The School of Photography of the Polytechnic University of Catalonia had invited me to do an illumination workshop applied to the staged portrait, ie, a portrait in the context of a set. The workshop was about understanding the importance of a staged space, a set, as a support to the character wanted in a portrait.

Marcelo Isarrualde

We had to make a portrait not only around a decorated space but also with an adequate lighting, and a characterization of the personage. I thought it would be interesting to take a picture on the idea of the linear perspective. Photography obeys its laws and it seemed amusing to distortion the perspective a bit. This was not a new idea, Vincenzo Scamozzi had already developed it in the Teatro Olimpico in Vicenza, a work by Andrea Palladio to build up – on stage and behind the proscenium – the spectacular view of the five ways of Thebes.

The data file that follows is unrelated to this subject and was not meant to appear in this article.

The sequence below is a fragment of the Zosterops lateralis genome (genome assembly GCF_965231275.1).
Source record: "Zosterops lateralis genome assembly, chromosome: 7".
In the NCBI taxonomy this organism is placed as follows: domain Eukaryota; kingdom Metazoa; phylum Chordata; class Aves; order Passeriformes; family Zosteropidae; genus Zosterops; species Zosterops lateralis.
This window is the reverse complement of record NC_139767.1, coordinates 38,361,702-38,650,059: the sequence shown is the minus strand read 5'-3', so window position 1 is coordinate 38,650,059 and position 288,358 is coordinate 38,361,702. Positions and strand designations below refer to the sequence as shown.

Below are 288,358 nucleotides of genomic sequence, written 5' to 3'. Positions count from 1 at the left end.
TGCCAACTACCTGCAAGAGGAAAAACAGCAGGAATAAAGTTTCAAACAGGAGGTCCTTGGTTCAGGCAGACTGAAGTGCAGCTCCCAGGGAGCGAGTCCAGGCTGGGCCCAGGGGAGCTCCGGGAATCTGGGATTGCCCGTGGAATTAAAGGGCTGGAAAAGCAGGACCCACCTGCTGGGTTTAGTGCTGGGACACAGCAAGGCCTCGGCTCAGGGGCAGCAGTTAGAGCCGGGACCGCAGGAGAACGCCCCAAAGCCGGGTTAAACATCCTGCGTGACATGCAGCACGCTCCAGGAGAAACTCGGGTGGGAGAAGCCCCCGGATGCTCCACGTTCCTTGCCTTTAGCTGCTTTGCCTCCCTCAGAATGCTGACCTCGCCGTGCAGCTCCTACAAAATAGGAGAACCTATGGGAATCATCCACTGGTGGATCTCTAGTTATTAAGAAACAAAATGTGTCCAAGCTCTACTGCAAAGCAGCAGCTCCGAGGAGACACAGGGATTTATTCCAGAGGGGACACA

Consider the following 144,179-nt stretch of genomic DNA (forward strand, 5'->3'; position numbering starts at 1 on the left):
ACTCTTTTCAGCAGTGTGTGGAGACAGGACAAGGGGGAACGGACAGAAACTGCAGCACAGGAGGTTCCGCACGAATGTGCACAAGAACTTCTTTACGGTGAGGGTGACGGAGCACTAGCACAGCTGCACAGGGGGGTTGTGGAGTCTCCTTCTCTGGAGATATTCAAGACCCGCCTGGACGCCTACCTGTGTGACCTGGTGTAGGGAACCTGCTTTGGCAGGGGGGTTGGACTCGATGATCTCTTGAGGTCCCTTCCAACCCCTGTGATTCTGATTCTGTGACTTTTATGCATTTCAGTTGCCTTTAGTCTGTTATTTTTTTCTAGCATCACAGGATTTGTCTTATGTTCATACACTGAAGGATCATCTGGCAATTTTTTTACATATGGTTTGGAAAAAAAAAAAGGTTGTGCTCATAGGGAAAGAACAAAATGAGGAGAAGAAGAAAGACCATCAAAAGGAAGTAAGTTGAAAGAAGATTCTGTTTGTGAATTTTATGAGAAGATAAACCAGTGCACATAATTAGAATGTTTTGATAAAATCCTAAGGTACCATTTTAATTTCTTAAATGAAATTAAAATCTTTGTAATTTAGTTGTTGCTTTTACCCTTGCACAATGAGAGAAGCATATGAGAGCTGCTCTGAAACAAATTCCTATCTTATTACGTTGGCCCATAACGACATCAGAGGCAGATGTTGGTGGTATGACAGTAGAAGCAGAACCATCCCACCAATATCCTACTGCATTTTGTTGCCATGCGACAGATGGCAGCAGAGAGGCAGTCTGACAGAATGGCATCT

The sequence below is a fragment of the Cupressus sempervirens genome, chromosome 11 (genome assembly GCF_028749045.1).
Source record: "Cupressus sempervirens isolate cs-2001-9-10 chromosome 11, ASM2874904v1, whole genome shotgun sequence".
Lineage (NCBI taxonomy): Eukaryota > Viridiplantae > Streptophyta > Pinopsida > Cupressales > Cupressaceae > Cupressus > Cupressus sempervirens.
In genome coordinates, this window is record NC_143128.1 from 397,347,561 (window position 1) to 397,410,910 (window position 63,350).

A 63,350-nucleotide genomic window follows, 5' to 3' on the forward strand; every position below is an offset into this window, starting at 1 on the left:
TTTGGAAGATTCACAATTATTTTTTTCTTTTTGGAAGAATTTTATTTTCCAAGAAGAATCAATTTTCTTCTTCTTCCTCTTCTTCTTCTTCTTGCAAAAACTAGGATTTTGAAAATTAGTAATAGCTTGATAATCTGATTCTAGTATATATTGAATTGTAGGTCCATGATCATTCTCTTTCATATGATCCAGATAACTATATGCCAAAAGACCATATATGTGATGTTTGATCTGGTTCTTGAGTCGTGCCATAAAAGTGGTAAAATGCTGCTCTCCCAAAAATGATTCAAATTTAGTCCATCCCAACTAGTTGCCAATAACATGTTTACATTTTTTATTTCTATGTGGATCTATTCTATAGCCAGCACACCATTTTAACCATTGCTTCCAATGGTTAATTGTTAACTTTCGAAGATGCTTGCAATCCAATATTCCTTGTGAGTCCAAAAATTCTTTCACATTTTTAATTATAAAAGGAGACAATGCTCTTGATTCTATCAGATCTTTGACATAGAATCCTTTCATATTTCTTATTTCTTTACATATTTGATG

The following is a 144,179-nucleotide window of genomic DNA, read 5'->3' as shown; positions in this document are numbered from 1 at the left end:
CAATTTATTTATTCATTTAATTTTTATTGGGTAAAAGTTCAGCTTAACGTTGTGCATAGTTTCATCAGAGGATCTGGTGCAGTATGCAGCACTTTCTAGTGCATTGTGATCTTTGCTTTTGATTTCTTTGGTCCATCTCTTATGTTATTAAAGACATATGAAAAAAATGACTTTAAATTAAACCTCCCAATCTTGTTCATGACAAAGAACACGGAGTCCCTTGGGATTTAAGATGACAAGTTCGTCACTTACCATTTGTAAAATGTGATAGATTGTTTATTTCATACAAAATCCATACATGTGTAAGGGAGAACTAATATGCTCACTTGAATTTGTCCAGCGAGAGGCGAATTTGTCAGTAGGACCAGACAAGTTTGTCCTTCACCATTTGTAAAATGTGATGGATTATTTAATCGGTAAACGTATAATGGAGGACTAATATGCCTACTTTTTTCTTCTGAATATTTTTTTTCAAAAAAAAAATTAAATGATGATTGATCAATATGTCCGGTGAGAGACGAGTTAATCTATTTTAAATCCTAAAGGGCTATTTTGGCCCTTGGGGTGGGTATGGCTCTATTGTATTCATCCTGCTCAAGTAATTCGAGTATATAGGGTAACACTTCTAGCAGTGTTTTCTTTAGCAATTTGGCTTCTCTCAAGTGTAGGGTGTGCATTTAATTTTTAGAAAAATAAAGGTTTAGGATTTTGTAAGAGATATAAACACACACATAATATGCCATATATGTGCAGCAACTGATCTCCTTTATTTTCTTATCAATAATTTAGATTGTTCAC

Teatro-Olimpico-Vicenza © Marco Ferrari

In the twentieth century Maurits Cornelis Escher also played with the perspective and optical illusion, as did Futurists like Tullio Crali, with dizzying perspectives that glorified speed and movement. More recently, the building Turning Torso by Santiago Calatrava in Malmö, Sweden, turns 90 degrees from the bottom to the top, forming an almost unreal aspect.

Escher Stairs © Escher

Tullio-Crali Incuneandosi nell’abitato © Tullio Crali

Turning-Torso © Marcelo Isarrualde

The idea was to create a space of infinity and a costume for the character that was easily confused with the decor, to act as a camouflage and that way pass more or less unnoticed by the eye. Hence, create a visual game of the idea of the portraits as description of the figure or character of a person.

The perspective